Similarly, on the evening of Tuesday, March 11, 1884, between fifty and a hundred spectators gathered at an unidentified house near Bartow Station in the Town of Pelham to witness a major cocking main between gamecocks from Pelham and Yonkers. The event likely was held at or near Pelham Bridge where many such cockfights and prize fights were held. Nine cockfights ensued. Gamecocks from the Town of Pelham won six of the fights. Newspapers in New York City, Mount Vernon, and in White Plains reported the results of the cocking main.
It is clear that by 1884, Pelham and other parts of lower Westchester County were becoming notorious as the region of choice for cockfights and dog fights. Indeed, one newspaper report put it exactly that way, saying "Westchester county is fast becoming as notorious for dog and cock fights as the neighborhood of Blissville." Source: KILLED IN THE PIT, N.Y. Herald, Mar. 13, 1884, No. 17370, p. 4, col. 6.
The tiny little settlement of Pelhamville that later became the Village of North Pelham, part of today's Village of Pelham, also hosted cocking mains. For example, on Wednesday, April 29, 1885, spectators gathered for a big cocking main among gamecocks from Pelham and Bronxville. Various accounts of that cockfight and its violent ending (among both birds and spectators), sheds light on what such 19th century gatherings were like.
According one account, quoted in full below, on this occasion the prize was "$40 a battle, and $150 the odd fight". Another account reported that the prize that night was "$50 each battle and $300 the odd fight." There were only three battles that night before a fist fight broke out among the spectators at the end of the fourth battle, thus ending the cocking main. A local newspaper reported in a huff that while the "meeting was broken up in a row", police actually "should have broken it up with 'clubs.'" A different account of the fight noted that at the end of the fourth fight a dispute arose over a foul called during the battle. A "wrangle" resulted and the owners of the gamecocks from Bronxville withdrew their fighters and refused to continue. According to The National Police Gazette: "In the fourth battle there was a foul. Bronxville claimed it, but the referee ordered the battle to proceed. Pelham refused and Bronxville withdrew, and Pelham was declared the winner." (See below.)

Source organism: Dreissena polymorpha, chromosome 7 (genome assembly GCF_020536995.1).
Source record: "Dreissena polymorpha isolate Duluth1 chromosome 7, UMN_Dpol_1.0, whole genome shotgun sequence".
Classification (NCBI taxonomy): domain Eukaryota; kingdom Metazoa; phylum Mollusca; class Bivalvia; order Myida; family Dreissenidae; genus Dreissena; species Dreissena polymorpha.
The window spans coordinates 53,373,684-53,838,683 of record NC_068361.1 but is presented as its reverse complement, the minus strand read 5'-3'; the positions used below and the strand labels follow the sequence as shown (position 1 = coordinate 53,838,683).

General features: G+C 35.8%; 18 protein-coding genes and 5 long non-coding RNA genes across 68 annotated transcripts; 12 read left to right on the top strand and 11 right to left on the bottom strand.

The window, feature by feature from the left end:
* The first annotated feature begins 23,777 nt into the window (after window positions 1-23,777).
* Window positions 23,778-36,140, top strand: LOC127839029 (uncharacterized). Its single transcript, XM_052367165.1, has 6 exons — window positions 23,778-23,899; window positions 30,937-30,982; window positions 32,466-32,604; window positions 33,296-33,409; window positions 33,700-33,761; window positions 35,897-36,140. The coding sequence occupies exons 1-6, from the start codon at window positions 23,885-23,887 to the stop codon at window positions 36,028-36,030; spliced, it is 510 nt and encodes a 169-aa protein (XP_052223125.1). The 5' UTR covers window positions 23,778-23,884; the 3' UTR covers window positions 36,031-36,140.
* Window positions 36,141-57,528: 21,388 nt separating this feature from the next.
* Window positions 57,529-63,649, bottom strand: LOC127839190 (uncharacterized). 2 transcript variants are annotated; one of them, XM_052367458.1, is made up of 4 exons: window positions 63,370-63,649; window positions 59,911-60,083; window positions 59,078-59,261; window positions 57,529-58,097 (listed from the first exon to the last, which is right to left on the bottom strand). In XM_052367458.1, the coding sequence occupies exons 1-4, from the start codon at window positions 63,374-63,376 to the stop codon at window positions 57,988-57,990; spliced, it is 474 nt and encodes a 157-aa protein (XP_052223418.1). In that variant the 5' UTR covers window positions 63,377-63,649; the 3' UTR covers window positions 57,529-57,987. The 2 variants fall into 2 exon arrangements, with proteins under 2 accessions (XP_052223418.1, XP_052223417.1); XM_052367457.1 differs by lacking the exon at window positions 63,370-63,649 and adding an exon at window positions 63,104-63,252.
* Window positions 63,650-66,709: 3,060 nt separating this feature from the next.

Although such accounts might suggest to some that such cocking mains attracted only the most brutish spectators, nothing could be further from the truth. Indeed, one account of a cocking main involving gamecocks from Pelham quoted below specifically noted that "some of the most wealthy and reputable citizens" of Pelham and New Rochelle attended one such cocking main.
Although many cocking mains were held in the Town of Pelham, occasionally Pelhamites took their gamecocks on the road to battle birds in other nearby communities. For example, on New Year's Night, January 1, 1881, a cocking main between gamecocks from the Town of Pelham and the Town of New Rochelle battled in five fights. The cockpit in which the gamecocks fought was built in an unoccupied building in New Rochelle. The cockfight "was attended by a large number of persons." The New Rochelle gamecocks won three of the five cockfights that night.
All such cocking mains held in the Town of Pelham were cat-and-mouse games in which the "cocking main mice" avoided the "predatory police felines." Occasionally, the cat nearly caught the mouse.
For example, early in the morning on New Year's Day, Saturday January 1, 1899, Westchester County Sheriff authorities posed as spectators during a massive cocking main held in Pelham. Deputy Sheriff John R. Breese led twelve additional deputies in an effort to infiltrate a cocking main held in a barn near the Pelham Manor Depot on the New Haven Branch Line in Pelham Manor.
The cocking main was a big one. Tiers of stadium-style seating had been built within the old barn. A bar to serve drinks was constructed from two barrels and a board. Nearly one hundred spectators attended, including many "sons of wealthy New York, Tarrytown and Rye people."
Breese and his other deputies were able to sneak within a perimeter line of lookouts set up specifically to sound the alarm if law enforcement authorities showed up. Breese approached the barn and opened the door to peer inside. The moment he did, someone inside saw him, recognized him, and sounded the alarm just as the gamecocks were being dropped into the cockpit for the first battle. Pandemonium ensued.
Spectators fled to every available window and began scrambling out of the barn to their horses, carriages, and conveyances. Breese tried to seize a couple of them, but those he seized were able to tear themselves away and fled. The entire spectator group knew to flee from Pelham to the nearby New York City line into Pelham Bay Park where the Westchester authorities likely would end their pursuit.